How Equinox Gyms Are Becoming Heavy Lifters In The Design World

Their Union Street property in San Francisco had to maintain a lot of the historic buildings.

When you think of the top players in architecture and design, skyscrapers, hotels, restaurants, and homes filling the pages of Architectural Digest come to mind. Gyms? Not so much. But that’s precisely what the team over at Equinox is hoping to accomplish.

The luxury sports club broke the mold of the traditional dingy, smelly workout facilities to create a fitness space that was not only high-end but also worthy of competing in a more general lifestyle market. At the helm of that ship for the last decade has been Aaron Richter, Senior VP of architecture and design. It’s his focus on the emotions of the spaces that have helped transform the brand into one of those top players.

The first key difference, Richter noted, was that they’re a real estate company first and foremost. “We develop our real estate, so that means I can influence the design as early as the lease outline drawing,” he said. “It’s a dynamic process that sort of defines the outline of the club. Our development team makes sure that we can make space for that particular community.”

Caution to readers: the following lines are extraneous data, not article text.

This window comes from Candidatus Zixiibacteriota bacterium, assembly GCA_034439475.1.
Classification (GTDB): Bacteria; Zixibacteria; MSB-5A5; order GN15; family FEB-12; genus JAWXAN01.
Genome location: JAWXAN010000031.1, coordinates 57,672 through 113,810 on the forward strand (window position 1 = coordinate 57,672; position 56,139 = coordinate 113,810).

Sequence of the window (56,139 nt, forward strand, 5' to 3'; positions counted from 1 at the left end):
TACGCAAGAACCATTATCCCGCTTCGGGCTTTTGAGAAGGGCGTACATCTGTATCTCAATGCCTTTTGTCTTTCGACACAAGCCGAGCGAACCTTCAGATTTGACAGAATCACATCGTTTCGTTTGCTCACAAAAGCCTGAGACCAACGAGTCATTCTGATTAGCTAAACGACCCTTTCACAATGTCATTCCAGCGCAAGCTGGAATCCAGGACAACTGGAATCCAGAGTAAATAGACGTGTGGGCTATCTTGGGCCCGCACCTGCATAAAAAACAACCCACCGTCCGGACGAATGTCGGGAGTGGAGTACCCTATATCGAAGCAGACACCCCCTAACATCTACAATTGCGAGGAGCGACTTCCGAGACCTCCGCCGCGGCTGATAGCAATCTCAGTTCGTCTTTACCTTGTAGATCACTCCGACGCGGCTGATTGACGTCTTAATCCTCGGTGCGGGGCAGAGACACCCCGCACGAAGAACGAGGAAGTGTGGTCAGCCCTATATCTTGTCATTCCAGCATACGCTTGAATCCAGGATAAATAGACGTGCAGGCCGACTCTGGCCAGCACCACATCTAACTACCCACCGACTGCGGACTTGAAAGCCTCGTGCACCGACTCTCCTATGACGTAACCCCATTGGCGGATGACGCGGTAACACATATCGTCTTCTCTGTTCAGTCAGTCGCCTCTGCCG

The Bond Street gym is meant to feel like an artist’s loft.

Unlike other gyms with a cookie-cutter mold across their portfolio, Equinox has a neighborhood focus meaning you will see a broad range of aesthetics across properties. “This is very, very different on purpose,” said Richter.

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For example, Bond Street is one of the oldest streets in New York and is only two blocks long. While researching the area, the team found that around the time of Andy Warhol there were a lot of artists squatting in buildings. So, the design team used that for to create a place that felt as if you had stumbled upon an artist’s loft.

“It’s about trying to insert those elements from the lighting to the type of metal meshes we use,” said Richter. “It’s also very residential and eclectic, so it looks like pieces of the furniture that you might have dragged off the street. It’s a mish-mosh of different vintages from all over the place.”

The Brookfield Place property in Manhattan embraces a nautical theme.